That leads me to the next point: do not restrict the next day. 


Would you tell that 5-year-old version of you that she’ll just have to skip some meals tomorrow or work her ass off at the gym to burn this binge off!


No way!


You’d tell her to move on, shake the binge off and nourish her body the next day as it deserves!


We know that prolonged restriction leads to binge eating later on. So this is the PERFECT time to break the cycle. As tempting as it can feel to try to fix the problem short term through restriction, reverse the ‘damage’ that’s been done and alleviate the sense of dread and guilt - we’ve got to refrain from doing this. Give yourself the gift of kindness and allow yourself to move on gracefully.



Shifting your perspective of what a binge signifies helped me a lot in recovery. Previously, I’d seen a binge as this terrible thing, I was a pig for bingeing, I’d messed up, bingeing was a huge failure.


This just led me to restrict and punish myself through exercise afterwards.


It helped when I reframed a binge as a signal that something was off. It was a signal that I needed to change the way I ate / exercised / treated myself / dealt with emotions.


I started to shake off the binges easier and move on the next day (without restriction).


I stopped seeing the binge as this big, bad monster.



This is the most important tip in my opinion. As mentioned, a binge is simply a signal that something isn’t quite right. And it’s your job to get curious and figure out why you are binge-eating.


From there you can start to take action towards alleviating your binge eating.


Instead of viewing the binge (and yourself) as a failure - let’s see it as a learning opportunity. Your body is giving you feedback each time it binges (or doesn’t binge).


So ask yourself: what triggered this binge? What feeling might I have been trying to get rid of with food? Had I not been eating enough lately? Had I felt perceived restriction through lots of food rules and off-limit foods? Did I forget to eat at work because I was so busy and stressed? Did I see that I’d gained weight and thought ‘Oh well, I might as well just binge then’?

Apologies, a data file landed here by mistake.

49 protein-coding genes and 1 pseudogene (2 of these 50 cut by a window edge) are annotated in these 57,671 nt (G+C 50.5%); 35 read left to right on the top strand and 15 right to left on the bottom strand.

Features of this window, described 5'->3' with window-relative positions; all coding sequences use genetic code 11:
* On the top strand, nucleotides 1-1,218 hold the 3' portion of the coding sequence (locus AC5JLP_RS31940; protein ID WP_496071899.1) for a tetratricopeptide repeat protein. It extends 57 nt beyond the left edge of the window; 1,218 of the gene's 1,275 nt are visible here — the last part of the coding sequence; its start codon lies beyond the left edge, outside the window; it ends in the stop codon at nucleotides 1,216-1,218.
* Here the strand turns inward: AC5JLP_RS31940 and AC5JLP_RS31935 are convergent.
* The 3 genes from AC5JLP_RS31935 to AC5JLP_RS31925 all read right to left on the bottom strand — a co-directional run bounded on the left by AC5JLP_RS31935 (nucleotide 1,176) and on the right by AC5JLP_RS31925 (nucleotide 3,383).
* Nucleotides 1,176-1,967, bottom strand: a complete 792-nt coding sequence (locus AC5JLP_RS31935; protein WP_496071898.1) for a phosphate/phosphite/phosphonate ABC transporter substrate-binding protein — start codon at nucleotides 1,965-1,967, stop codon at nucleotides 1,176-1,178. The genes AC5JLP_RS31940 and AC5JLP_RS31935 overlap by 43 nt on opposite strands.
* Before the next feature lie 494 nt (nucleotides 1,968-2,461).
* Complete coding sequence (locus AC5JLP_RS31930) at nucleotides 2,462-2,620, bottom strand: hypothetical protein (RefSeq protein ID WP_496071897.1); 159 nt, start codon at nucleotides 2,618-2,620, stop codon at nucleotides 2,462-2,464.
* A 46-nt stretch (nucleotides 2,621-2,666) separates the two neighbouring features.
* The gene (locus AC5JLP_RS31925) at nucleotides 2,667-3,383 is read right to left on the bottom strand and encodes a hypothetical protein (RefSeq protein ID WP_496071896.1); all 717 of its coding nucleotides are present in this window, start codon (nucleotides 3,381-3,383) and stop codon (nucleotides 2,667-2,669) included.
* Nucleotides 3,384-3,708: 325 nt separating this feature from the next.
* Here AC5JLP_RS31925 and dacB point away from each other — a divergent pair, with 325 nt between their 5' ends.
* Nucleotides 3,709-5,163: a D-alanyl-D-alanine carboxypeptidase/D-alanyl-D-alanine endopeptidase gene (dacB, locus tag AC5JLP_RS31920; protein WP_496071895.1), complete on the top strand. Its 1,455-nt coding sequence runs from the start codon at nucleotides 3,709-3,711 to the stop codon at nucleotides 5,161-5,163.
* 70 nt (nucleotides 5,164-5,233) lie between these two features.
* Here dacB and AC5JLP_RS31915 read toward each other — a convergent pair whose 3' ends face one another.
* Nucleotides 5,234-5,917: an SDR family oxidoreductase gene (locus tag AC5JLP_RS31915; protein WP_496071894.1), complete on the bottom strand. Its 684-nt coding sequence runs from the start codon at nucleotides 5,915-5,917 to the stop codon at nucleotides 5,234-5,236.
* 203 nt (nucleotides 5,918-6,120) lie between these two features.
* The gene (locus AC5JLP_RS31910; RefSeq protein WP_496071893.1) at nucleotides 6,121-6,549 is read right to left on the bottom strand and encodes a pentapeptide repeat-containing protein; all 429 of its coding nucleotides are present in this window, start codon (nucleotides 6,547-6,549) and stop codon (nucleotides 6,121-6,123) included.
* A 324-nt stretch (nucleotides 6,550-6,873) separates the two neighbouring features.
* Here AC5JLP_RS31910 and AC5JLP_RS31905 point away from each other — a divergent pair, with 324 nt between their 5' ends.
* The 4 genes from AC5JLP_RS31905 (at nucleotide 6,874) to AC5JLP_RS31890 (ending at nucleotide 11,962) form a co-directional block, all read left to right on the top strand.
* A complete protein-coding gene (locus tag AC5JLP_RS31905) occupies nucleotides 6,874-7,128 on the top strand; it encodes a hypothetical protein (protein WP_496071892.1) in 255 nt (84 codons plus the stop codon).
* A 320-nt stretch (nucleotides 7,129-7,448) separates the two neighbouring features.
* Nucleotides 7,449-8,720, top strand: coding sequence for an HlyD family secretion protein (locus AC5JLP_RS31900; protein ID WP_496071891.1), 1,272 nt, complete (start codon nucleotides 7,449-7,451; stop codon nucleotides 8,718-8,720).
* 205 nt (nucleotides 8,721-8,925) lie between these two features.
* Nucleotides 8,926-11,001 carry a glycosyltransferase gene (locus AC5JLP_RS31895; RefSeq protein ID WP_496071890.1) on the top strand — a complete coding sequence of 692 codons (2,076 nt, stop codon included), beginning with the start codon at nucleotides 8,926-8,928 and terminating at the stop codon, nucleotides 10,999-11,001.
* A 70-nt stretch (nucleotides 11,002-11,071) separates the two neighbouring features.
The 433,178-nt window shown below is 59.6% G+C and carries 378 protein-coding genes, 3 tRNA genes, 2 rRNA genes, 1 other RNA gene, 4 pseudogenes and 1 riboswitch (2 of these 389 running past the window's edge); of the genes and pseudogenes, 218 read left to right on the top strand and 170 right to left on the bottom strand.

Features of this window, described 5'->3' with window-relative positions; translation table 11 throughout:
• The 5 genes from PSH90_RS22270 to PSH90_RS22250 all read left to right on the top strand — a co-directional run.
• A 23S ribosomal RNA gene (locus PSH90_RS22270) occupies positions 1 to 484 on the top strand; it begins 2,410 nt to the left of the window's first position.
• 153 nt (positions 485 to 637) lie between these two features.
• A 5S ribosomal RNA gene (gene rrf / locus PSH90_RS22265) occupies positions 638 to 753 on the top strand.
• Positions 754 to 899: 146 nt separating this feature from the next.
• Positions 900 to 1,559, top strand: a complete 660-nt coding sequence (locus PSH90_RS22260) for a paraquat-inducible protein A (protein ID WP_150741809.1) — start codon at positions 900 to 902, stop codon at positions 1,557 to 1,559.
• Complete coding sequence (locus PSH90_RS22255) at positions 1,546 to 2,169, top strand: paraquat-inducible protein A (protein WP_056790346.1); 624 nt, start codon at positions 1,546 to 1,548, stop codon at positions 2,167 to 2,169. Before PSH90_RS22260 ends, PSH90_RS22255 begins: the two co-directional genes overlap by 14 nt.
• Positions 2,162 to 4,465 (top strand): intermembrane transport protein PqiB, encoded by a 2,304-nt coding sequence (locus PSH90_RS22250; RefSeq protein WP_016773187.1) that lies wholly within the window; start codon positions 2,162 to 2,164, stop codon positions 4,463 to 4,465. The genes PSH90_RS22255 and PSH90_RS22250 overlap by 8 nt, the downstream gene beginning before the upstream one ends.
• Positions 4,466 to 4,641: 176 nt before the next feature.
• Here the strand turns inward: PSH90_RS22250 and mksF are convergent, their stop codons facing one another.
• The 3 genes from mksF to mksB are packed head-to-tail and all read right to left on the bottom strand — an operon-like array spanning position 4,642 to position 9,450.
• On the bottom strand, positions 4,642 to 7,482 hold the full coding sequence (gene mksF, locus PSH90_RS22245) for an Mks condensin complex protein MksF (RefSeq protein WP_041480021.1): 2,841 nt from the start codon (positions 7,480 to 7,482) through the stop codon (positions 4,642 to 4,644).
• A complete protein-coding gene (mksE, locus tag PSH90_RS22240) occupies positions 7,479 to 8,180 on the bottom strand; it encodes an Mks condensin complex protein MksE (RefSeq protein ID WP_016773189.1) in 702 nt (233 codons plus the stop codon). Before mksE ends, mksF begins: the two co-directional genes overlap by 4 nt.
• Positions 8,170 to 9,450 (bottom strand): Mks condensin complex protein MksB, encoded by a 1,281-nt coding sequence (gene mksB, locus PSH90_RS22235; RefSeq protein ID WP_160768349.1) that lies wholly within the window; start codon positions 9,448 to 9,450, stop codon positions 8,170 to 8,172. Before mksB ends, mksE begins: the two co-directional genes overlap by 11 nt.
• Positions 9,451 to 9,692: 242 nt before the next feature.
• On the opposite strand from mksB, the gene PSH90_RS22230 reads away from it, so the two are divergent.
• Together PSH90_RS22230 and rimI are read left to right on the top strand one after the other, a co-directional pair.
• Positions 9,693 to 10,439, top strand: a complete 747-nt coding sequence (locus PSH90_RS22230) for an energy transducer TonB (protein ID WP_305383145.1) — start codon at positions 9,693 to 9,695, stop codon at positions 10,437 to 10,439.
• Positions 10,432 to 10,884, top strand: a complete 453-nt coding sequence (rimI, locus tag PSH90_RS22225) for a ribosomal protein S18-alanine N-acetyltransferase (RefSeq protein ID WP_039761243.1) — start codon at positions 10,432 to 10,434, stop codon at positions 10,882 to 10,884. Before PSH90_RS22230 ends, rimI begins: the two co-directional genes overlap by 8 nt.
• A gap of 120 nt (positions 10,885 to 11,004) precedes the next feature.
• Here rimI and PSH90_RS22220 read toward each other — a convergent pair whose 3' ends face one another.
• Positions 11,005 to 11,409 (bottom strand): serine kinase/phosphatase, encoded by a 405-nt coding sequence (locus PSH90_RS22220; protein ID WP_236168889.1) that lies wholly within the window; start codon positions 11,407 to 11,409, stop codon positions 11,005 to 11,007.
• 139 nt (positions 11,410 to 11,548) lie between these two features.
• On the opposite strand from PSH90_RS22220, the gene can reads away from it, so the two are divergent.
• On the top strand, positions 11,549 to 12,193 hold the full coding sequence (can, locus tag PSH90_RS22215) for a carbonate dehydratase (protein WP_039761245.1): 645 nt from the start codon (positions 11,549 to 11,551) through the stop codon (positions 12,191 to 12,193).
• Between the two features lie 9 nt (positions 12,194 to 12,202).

Understand why you binge and take aligned action to change.



Shame thrives on secrecy. Shame keeps you feeling isolated and alone in this binge-eating struggle. Shame keeps the cycle going.


Release shame through opening up to other people about it. Find people in your life that you feel safe sharing this with. They don’t necessarily have to understand why you binge (though that often feels better) or know how to help - but just being able to share your struggle with someone and receive compassion and love back can be incredibly healing.


Last but definitely not least - get support in the recovery process. Oftentimes we believe we’re the only one struggling with binge-eating because no one really talks about it. There’s a lot of shame around it.


But here’s the truth: You are NOT alone.

There are millions of people who struggle with binge-eating. And there are tons of people out there offering help as well. People who’ve been where you are, who’ve gotten out of that space and know how to help you too.


Why try to figure it all out on your own when someone has already figured it out for you.


There’s no shame in asking for help - it’s the smartest and quickest way to recovery. It’s something I WISH I had done. It would have saved me years of my life!


So get help - whether it’s online, a therapist, a course, family or friends. You’re never alone.


You don’t have to let this vicious cycle continue to consume your life anymore 💚